Tasted in Chassagne-Montrachet, 09 November 2017.
Sébastien Caillat has been in love with the vines since at least 1998, and I’m sure that this was helped by marrying Florence Lamy. Sébastien joined the domaine of his wife’s family – Lamy-Pillot in Chassagne-Montrachet – but it was hard to start at a big domaine, he confides. It seems to me that Sébastien has lots of ideas about how he might like to do things, but as an employee of a larger domaine, they have their own ways, and that’s that!
Sébastien and Florence did get the chance to do their own thing though, because in 2008 their octogenarian neighbours offered to rent them some vines – the number of hectares was small, but these premier crus were some of the jewels of Chassagne – they began with just one hectare. Sébastien explains their approach:
“We were looking to take much more time, and to do something in a different style – my father-in-law always used to say that ‘we do nothing’ in the cuverie, but it took me a while to work out what he actually meant. We took an old Vaslin press, and decided to keep all the bourbe when we pressed the grapes. Then into barrel, some of which are new, for one year before decanting everything into the tanks – you could say that this is the only batonnage! The wines stay there in tank for another year, so their turbidity is effectively zero. We bottle direct from tank without any fining or filtering. I’ve spent many years researching corks but I’ve liked the offerings of one supplier since 2002 and that’s what we still use. Our corks go deep in the bottle neck, then there is 4mm depth of wax, filling the gap right up to the top. Our bottles sleep in the cellar until required for orders, and then, by hand, we do a wax capsule. I would rather have a seal that’s too hermetic than not enough.
“It’s nicely dynamic and great for our morale to work together like this, Florence and I. It’s so different because there is a weight of expectation that what we do at the family domain should be done ‘just so,’ but here we can do as we feel.”
Today Sébastien and Florence produce only about 6,000 bottles per year but one day, there will also be vines from Florence’s family. Today the wines are sold in Germany, UK, US. HK, South Korea and China – “We have some nice contacts” says Sébastien “And quite a few outlets, but not many bottles of-course, and we are also quite expensive.”
In 2016 there are only three wines – usually there are 4 – Chassagne 1er Champgains was completely lost to the frost. It’s a mix of coopers here – with Vicard from Cognac being the one that I didn’t know. These 2016s won’t be bottled for a year and only finished their fermentations in August.
“Almost every year, in the first year I’m not really satisfied with the wines and I think that I might blend everything together – I find them heavy and tired. But after the second winter – so far – I’ve always changed my mind! I think the experience of 2005 helped me afterwards when thinking about keeping the acidity and freshness in the wines…”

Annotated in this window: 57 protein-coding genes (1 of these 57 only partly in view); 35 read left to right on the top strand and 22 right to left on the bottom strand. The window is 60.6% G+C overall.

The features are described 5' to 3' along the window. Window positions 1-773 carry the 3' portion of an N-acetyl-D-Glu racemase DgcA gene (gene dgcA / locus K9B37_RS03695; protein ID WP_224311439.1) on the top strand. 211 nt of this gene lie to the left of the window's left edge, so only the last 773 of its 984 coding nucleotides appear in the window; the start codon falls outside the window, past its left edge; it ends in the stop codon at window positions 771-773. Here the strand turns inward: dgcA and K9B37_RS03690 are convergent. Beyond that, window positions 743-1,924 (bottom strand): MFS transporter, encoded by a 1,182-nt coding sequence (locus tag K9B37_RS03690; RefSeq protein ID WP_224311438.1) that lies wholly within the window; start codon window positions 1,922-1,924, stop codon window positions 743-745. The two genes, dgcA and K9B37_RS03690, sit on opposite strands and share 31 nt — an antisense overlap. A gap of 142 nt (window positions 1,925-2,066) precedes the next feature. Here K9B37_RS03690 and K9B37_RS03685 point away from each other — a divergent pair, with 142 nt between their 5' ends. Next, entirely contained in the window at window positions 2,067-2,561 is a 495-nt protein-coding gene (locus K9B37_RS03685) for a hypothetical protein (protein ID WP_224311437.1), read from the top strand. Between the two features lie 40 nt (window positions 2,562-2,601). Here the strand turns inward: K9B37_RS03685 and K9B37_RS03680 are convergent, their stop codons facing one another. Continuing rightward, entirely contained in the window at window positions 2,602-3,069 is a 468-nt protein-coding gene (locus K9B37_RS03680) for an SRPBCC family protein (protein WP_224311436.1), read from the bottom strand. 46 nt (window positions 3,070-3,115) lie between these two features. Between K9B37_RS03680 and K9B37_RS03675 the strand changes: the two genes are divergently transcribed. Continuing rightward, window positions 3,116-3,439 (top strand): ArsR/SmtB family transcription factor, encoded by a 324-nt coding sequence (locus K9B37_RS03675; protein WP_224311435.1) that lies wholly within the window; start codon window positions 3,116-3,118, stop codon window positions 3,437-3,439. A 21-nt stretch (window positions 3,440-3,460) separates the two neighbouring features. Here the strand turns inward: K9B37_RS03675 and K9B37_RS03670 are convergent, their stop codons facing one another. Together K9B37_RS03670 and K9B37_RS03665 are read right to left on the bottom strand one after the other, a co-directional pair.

Genuinely great wines from a domaine I only learned about 12 months ago – micro quantities, but with the hope of more in the future. Bravo!
Bright, floral really inviting nose – really inviting… Lots of volume, freshness, melting flavour with really beautiful slow-moving waves of finishing flavour. Simply delicious, indeed brilliant villages.
Beautiful. There is depth of aroma but the clarity of fine fruit notes at the top is frankly breathtaking. A little more volume in the mouth. Not lots more, but more depth of flavour and a little more cushioning to the texture. Long, more subtle than the last but longer, with a beautiful sucrosity.
Ooh, can it be that this nose is even better? It seems so! There is super depth and electric, pure, crystalline notes. Supple, a texture like the last but with a more flowing flavour due to fine acidity that drives you into the finish. Long, super-delish. Just great, again.
Ooh, lots of aromatic volume, a hint of oaky smoke. I keep using the word volume but here again this wine fills the mouth, the texture here is more like the 1ers of the 16s, leaching, melting flavour over the palate. Just achingly good flavour here, almost a little fat to the fruit that reminds me of low sulfur wines – but they are not.
2015 Chassagne-Montrachet 1er Romanée
This was bottled in August.
A pretty vibration of aroma backed by an even prettier floral note – almost, but not directly, an impression of reduction at the base. Such a width, faintly cushioned, melting from the core with very fine acidity for the vintage. A suggestion of caramel in the finish but so deliciously long…